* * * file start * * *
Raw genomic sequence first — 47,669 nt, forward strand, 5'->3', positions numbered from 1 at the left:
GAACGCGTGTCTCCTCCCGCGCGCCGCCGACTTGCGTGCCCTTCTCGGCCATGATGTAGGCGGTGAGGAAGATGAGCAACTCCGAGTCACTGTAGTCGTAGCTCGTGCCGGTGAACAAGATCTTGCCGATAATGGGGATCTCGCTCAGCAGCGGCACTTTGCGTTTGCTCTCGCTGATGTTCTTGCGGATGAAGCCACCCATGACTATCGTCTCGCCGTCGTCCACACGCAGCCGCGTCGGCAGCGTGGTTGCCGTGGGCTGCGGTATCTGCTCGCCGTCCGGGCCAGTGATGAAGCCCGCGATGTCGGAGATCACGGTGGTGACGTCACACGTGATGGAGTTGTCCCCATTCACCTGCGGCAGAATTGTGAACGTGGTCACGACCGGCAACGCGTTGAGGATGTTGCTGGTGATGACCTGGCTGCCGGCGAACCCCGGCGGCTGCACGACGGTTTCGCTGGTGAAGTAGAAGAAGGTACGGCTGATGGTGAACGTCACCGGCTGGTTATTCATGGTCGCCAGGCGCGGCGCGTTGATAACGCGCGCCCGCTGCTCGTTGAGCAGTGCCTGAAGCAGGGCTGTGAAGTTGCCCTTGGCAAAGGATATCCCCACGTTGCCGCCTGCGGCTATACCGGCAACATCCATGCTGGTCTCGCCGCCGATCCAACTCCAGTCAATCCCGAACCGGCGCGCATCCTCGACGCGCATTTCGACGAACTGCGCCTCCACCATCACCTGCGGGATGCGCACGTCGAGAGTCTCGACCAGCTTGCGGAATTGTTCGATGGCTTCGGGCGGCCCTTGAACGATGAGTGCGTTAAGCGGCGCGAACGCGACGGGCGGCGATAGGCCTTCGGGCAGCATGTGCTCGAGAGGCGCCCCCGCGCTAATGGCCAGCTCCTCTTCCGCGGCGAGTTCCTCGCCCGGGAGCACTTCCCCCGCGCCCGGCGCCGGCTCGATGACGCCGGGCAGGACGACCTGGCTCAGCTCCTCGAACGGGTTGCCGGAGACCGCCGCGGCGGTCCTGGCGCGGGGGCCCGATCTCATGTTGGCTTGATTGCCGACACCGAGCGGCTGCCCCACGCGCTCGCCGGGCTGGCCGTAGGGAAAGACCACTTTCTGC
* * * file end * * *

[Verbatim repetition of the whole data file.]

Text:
Raw genomic sequence first — 47,669 nt, forward strand, 5'->3', positions numbered from 1 at the left:
GAACGCGTGTCTCCTCCCGCGCGCCGCCGACTTGCGTGCCCTTCTCGGCCATGATGTAGGCGGTGAGGAAGATGAGCAACTCCGAGTCACTGTAGTCGTAGCTCGTGCCGGTGAACAAGATCTTGCCGATAATGGGGATCTCGCTCAGCAGCGGCACTTTGCGTTTGCTCTCGCTGATGTTCTTGCGGATGAAGCCACCCATGACTATCGTCTCGCCGTCGTCCACACGCAGCCGCGTCGGCAGCGTGGTTGCCGTGGGCTGCGGTATCTGCTCGCCGTCCGGGCCAGTGATGAAGCCCGCGATGTCGGAGATCACGGTGGTGACGTCACACGTGATGGAGTTGTCCCCATTCACCTGCGGCAGAATTGTGAACGTGGTCACGACCGGCAACGCGTTGAGGATGTTGCTGGTGATGACCTGGCTGCCGGCGAACCCCGGCGGCTGCACGACGGTTTCGCTGGTGAAGTAGAAGAAGGTACGGCTGATGGTGAACGTCACCGGCTGGTTATTCATGGTCGCCAGGCGCGGCGCGTTGATAACGCGCGCCCGCTGCTCGTTGAGCAGTGCCTGAAGCAGGGCTGTGAAGTTGCCCTTGGCAAAGGATATCCCCACGTTGCCGCCTGCGGCTATACCGGCAACATCCATGCTGGTCTCGCCGCCGATCCAACTCCAGTCAATCCCGAACCGGCGCGCATCCTCGACGCGCATTTCGACGAACTGCGCCTCCACCATCACCTGCGGGATGCGCACGTCGAGAGTCTCGACCAGCTTGCGGAATTGTTCGATGGCTTCGGGCGGCCCTTGAACGATGAGTGCGTTAAGCGGCGCGAACGCGACGGGCGGCGATAGGCCTTCGGGCAGCATGTGCTCGAGAGGCGCCCCCGCGCTAATGGCCAGCTCCTCTTCCGCGGCGAGTTCCTCGCCCGGGAGCACTTCCCCCGCGCCCGGCGCCGGCTCGATGACGCCGGGCAGGACGACCTGGCTCAGCTCCTCGAACGGGTTGCCGGAGACCGCCGCGGCGGTCCTGGCGCGGGGGCCCGATCTCATGTTGGCTTGATTGCCGACACCGAGCGGCTGCCCCACGCGCTCGCCGGGCTGGCCGTAGGGAAAGACCACTTTCTGC